Ancient genomics reveals tripartite origins of Japanese populations
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Living people of Japanese descent are descended from three distinct genetic groups, and not two as previously thought.
People have been living in Japan for about 40,000 years, but the biggest upheavals in Japanese society have occurred only in the past three millennia. A longstanding hypothesis on this history posits two sources to the modern Japanese genome: the original indigenous hunter-gather population and arrivals from East Asia, who brought rice farming to Japan around 2,000 years ago.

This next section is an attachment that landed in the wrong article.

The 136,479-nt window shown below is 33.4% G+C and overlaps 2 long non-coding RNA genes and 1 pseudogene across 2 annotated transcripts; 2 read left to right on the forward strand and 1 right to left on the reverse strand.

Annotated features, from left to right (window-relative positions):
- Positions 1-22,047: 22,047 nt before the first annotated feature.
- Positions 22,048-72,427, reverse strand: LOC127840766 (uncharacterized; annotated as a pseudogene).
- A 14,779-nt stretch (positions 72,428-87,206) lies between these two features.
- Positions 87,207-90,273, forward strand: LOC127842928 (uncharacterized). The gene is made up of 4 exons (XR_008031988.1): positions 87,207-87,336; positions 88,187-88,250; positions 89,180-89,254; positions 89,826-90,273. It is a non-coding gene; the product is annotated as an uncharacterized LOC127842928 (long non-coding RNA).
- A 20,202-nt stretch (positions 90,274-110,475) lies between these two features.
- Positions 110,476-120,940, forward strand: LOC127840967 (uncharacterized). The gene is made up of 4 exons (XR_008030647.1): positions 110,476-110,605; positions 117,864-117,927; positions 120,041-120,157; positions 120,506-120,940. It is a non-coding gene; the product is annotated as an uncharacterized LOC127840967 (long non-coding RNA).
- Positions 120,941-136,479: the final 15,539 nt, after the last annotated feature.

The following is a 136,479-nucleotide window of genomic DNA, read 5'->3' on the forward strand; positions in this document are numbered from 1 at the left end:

Now, a genetic study by a team led by researchers at Kanazawa University in Kanazawa city, Japan, has uncovered a third contribution: a later influx of people from East Asia in the third to sixth century — an era characterized by key-shaped tombs.
The team made this discovery by analysing the genomes of 12 individuals who lived at different times over the past nine millennia — the largest such study conducted so far.
- Science Advances 7, eabh2419 (2021). doi: 10.1126/sciadv.abh2419